Korek Telecom presses Iraqi authorities to restore int’l and cross-company comms

This is not the first time Korek had disputes with Iraqi authorities, as the NCMC last October cut off the company’s foreign communications over a tax dispute.
The logo of Korek Telecom. (Photo: Korek Telecom)
The logo of Korek Telecom. (Photo: Korek Telecom)

ERBIL (Kurdistan24) - Korek Telecom’s international and cross-company communications were recently taken offline again by the Iraqi National Communications and Media Commission (NCMC), a senior company official told Kurdistan24 on Monday.

“We have held intensive discussions with the commission and are waiting for their decision to resolve the issues,” the source, who wishes to remain anonymous, said.

“We have not received any response from the commission or any other party, so all of our work has stopped. There was no response last week due to the New Year holiday," the source further added.

This is not the first time Korek has been in a tense standoff with Iraqi authorities, as the NCMC last October cut off the company’s foreign communications with local and international telecommunications companies over a tax dispute. The NCMC later successfully convinced Zain and Asiacell to halt cross-company communications with Korek lines in November.

At the time, the commission had ordered Korek to pay taxes totaling $800 million within 15 days.

"We are ready to resolve everything, [...] and the decision is up to [the commission]," the source concluded.

Read More: Korek Telecom external telecommunications operational, says company rep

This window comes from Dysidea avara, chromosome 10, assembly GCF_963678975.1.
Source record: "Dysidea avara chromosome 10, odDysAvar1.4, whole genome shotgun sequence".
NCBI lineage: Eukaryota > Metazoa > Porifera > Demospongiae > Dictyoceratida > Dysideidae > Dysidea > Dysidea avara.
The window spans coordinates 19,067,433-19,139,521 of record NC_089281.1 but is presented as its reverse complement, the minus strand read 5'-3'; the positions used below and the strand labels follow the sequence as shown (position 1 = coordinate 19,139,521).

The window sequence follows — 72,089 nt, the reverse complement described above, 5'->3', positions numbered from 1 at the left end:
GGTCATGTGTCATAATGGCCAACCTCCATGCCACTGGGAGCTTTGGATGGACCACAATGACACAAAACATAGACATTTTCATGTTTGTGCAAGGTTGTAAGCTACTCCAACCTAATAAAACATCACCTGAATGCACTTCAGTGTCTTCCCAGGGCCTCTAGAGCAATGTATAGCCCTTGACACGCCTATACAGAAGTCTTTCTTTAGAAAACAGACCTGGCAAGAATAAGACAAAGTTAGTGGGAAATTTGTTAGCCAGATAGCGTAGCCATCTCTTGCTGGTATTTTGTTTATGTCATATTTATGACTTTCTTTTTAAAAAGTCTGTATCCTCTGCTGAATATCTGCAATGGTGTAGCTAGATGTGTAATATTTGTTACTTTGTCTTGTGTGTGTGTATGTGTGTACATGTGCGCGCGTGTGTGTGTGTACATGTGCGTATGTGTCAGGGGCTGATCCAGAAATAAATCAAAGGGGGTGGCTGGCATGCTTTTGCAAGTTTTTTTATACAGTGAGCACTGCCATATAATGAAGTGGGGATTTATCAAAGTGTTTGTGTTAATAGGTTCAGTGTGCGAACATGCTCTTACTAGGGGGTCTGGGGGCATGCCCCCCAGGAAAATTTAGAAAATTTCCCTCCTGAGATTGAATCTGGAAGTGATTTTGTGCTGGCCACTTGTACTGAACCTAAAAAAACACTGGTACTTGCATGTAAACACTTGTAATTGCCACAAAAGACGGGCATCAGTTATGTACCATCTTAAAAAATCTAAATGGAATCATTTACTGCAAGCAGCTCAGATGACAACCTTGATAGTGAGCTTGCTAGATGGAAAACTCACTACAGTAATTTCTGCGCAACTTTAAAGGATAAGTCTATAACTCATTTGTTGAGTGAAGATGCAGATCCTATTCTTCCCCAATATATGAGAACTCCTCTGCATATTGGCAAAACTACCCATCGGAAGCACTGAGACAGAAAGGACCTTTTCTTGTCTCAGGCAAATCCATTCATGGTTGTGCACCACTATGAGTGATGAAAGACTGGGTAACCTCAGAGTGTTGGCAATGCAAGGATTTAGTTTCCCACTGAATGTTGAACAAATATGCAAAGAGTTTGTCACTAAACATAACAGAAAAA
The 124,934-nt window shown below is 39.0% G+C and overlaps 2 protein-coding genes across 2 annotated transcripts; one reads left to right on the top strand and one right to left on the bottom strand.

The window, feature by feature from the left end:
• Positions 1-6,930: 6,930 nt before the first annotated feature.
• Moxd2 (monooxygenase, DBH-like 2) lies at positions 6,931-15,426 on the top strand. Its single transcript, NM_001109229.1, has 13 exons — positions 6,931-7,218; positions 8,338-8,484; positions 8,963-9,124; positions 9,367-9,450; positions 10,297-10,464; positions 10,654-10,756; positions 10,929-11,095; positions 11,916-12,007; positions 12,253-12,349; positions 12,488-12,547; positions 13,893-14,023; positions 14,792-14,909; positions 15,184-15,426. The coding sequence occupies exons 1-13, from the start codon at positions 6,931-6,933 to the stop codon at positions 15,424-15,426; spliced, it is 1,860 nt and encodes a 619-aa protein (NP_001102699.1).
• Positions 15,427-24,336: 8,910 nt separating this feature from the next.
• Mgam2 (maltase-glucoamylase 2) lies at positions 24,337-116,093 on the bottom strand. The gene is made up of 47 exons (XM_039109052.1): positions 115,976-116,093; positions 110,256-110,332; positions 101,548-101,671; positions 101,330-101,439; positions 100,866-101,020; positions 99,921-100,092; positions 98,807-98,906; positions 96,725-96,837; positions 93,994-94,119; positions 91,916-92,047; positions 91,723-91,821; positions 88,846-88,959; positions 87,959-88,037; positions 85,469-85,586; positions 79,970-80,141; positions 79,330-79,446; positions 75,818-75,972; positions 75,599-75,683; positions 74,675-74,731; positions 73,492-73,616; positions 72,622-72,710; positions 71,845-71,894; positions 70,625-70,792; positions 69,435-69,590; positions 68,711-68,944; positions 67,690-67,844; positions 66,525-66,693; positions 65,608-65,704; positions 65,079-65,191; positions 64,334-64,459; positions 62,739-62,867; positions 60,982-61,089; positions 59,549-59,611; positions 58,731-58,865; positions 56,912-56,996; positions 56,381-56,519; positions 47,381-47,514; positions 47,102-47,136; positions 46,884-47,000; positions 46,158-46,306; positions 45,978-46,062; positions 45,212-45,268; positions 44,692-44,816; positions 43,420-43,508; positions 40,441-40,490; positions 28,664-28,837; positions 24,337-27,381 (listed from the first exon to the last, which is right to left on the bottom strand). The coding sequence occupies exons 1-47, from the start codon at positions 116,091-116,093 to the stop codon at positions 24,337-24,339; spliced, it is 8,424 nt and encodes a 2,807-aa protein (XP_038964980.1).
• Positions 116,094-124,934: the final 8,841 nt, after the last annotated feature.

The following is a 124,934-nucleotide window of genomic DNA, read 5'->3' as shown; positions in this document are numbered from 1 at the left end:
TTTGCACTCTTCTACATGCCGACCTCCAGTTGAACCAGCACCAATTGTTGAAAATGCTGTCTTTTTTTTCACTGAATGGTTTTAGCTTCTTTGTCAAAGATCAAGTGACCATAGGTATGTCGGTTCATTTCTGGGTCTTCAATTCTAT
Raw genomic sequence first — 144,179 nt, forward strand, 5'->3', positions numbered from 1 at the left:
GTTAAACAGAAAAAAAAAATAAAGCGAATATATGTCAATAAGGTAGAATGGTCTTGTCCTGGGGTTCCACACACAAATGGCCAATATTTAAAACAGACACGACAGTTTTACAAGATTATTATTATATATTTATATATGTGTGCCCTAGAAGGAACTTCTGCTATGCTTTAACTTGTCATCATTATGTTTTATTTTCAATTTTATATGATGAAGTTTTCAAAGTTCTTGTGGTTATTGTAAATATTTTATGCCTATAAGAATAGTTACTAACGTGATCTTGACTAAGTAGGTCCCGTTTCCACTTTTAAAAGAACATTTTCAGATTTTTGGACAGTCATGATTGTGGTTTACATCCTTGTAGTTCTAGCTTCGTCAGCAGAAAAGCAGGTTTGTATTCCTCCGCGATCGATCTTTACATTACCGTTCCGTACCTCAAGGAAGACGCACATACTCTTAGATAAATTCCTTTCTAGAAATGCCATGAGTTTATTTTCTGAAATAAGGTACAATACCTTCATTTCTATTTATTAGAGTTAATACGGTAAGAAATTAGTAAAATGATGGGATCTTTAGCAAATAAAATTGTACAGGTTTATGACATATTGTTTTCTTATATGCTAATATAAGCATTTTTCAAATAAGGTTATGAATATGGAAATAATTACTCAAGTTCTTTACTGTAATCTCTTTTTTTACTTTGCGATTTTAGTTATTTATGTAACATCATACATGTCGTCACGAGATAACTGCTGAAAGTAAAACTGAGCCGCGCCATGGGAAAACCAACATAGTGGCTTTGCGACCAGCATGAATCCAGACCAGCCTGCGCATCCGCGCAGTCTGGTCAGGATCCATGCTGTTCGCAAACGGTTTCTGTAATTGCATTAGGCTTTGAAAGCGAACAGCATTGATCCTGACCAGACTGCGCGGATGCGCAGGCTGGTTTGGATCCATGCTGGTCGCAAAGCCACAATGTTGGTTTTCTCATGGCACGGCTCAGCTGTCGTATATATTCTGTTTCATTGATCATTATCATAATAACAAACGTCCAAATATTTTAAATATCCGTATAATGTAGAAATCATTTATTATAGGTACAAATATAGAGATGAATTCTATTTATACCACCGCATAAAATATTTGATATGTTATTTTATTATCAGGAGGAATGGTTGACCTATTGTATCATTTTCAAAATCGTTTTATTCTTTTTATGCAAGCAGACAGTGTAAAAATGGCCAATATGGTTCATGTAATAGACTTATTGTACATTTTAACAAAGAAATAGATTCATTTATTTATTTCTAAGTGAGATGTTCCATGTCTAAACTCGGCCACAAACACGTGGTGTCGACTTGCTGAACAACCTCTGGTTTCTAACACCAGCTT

Last November, the company had announced that its foreign communications resumed functionality and that it had resolved its issues with the NCMC. However, the resumption was an extension for a limited period of time, and the commission again disconnected the lines in December.

The disputes between the company and Iraqi authorities are a microcosm of the strained relations between the Kurdistan Region and the federal government. The disputes have been highlighted by the stoppage of Kurdish oil exports, unpaid Kurdish civil servant salaries, the ongoing drone and rocket strikes by Iraqi militias towards Kurdish territories, and, relevantly, aggressive taxation protocol against Kurdish businesses.

Highlighted by the $2.5 billion corruption scandal that plagued the country in the fall of 2022, Kurdish leadership has often exposed Iraq's history of complicity in rampant corruption as a way of showcasing how Baghdad abuses its centralized, federal system in its favor.

In an April 2019 interview with Telecom Review, the company’s CEO, Sirwan Barzani, who is also the commander of the Peshmerga's Sector 6 Front, discussed in length at how the company has dealt with challenging obstacles, including the destruction of its infrastructure in the war against ISIS, external migration of Kurdistan Region residents, the economic downturn in Iraq, and the overall dire security situation in the country as a whole.

In 2011, Korek established a strategic partnership with France-based Orange Telecom, later leading the Kurdish company to provide foreign services in 23 countries.

Editing by Wladimir van Wilgenburg